Commercial papers were introduced into the financial market in 1990. They are short-term debt instruments issued in the form of promissory notes by listed companies having working capital of at least 5 crores. Commercial papers are an indicator of the market interest rates at any given point in time. 

Capital market

The money market is instrumental in dealing with short-term funds but the capital market engages in medium and long-term funds. The capital market provides facilitation for the marketing and trading of securities. The capital market consists of borrowings from financial institutions, foreign markets, and banks for the long term and the capital is raised by issuing securities in the form of shares, debentures, and bonds. These securities are traded in a market known as the Securities market. 

Segments of capital market

Primary market

The primary market is referred to as New Issue Market as it is a market consisting of new issues or financial claims. The primary market is involved in transacting with securities issued to the public for the first time. Since the capital market is associated with long-term (assets held for more than three years) manoeuvring of funds, the primary market allows borrowers to exchange financial securities for a longer time frame. A company may raise capital in the primary market by three methods:

Public issue

When a corporation invites the public at large to become an investor in their corporation by offering them a particular stake in their venture, it is called a public issue. There are five types of public issues:

Initial public offer (IPO)

The process of an unlisted company entering into the financial market by issuing shares or convertible securities of its companies or by offering its existing shares or convertible securities for sale, the process is known as an initial public offer. Once a company is listed, its shares and convertible securities can be traded on stock exchanges.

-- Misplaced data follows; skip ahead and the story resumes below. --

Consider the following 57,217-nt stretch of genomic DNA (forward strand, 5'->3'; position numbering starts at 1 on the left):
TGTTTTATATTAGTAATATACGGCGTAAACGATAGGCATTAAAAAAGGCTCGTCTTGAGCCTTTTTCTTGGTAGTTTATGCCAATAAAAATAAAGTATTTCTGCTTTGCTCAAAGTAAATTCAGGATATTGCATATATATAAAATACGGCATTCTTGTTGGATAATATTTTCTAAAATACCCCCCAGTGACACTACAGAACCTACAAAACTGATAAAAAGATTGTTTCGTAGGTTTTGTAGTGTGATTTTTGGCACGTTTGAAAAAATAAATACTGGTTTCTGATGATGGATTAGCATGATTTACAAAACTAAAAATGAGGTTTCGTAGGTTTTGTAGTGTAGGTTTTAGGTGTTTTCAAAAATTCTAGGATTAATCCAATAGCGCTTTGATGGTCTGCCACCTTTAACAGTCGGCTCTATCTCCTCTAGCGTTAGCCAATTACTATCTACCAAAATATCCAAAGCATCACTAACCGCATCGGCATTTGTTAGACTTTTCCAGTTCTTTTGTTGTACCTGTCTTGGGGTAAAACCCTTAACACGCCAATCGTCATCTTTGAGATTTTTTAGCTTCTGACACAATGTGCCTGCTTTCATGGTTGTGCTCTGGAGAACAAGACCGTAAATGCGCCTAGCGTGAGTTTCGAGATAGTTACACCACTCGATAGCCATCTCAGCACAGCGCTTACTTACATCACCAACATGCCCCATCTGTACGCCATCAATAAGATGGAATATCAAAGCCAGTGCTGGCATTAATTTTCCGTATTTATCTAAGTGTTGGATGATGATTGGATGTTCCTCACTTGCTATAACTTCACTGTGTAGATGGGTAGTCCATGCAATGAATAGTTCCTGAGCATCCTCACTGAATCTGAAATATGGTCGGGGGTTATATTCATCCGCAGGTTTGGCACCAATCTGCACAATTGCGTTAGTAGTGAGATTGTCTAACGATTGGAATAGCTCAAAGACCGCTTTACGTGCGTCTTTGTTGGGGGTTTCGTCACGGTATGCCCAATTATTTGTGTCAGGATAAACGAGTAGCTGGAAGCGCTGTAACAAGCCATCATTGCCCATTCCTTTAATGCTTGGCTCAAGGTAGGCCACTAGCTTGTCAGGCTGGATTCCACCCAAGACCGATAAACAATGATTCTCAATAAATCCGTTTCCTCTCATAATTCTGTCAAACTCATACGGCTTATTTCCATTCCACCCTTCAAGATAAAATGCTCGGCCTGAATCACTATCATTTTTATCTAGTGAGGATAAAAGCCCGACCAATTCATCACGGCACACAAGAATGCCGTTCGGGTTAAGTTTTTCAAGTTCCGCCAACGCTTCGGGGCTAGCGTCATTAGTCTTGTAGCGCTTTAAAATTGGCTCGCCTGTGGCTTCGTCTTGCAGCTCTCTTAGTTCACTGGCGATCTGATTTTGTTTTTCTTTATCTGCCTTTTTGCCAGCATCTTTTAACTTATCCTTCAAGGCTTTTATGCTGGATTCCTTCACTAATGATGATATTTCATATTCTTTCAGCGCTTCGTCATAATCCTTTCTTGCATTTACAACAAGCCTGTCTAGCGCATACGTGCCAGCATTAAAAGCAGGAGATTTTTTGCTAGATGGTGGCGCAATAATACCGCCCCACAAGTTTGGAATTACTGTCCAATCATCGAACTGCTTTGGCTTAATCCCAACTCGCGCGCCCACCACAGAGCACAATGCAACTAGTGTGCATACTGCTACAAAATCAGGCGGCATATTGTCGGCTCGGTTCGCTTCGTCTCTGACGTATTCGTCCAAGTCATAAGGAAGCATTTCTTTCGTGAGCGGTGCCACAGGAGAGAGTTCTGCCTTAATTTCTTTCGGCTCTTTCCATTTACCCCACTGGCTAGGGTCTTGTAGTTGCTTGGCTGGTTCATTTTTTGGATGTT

Further public offer (FPO)

FPO is a process in which a company that is listed on the stock exchange makes a fresh offer by issuing shares or convertible securities to the public. 

Rights issue

When shares or convertible securities are issued by the issuer to its existing shareholders on a particular date assigned by the issuer, it is referred to as a rights issue. 

Composite issue

A composite issue is one in which an already listed company offers shares on the public-cum-rights basis and makes concurrent allotment of the shares.

Bonus issue

An issuer makes an issue of shares to existing shareholders without any investment on their part based on the number of shares held by the shareholders on the record date, this phenomenon is known as a bonus issue. The shares are issued in a particular ratio to the number of securities held on a record date out of the company’s reserved shares. 

Private placement 

When a company decides to offer shares to a selected group of individuals or institutions such as mutual funds, insurance companies, and banks to raise capital, it is known as a private placement. There are three kinds of private placements, those are:

i) Preferential issue

When a public listed company allots shares to a particular group of venture capitalists, individuals, and companies on a preferential basis, such an allotment of shares is known as a preferential issue.

ii) Qualified institutional placement

When qualified institutional buyers such as venture capital funds, mutual funds, insurance funds, etc are offered non-convertible securities or equity shares for selling by a listed organization to raise capital is known as Qualified Institutional Placement. 

iii) Institutional placement programme

An institutional placement program is that part of Private Placement wherein, a public listed company or the promoters of the company make a follow-on offering of equity shares, where the stakes are allotted only to Qualified Institutional Buyers to purchase minimum public shareholding. 

Financial instruments

Financial instruments provide a gateway for the flow of capital to investors all around the world. Financial instruments are documents that may be real or virtual and represent a legal agreement involving any kind of monetary value. Financial instruments can be in the form of cash, a contractual right of delivering or receiving cash, or any other type of financial instrument.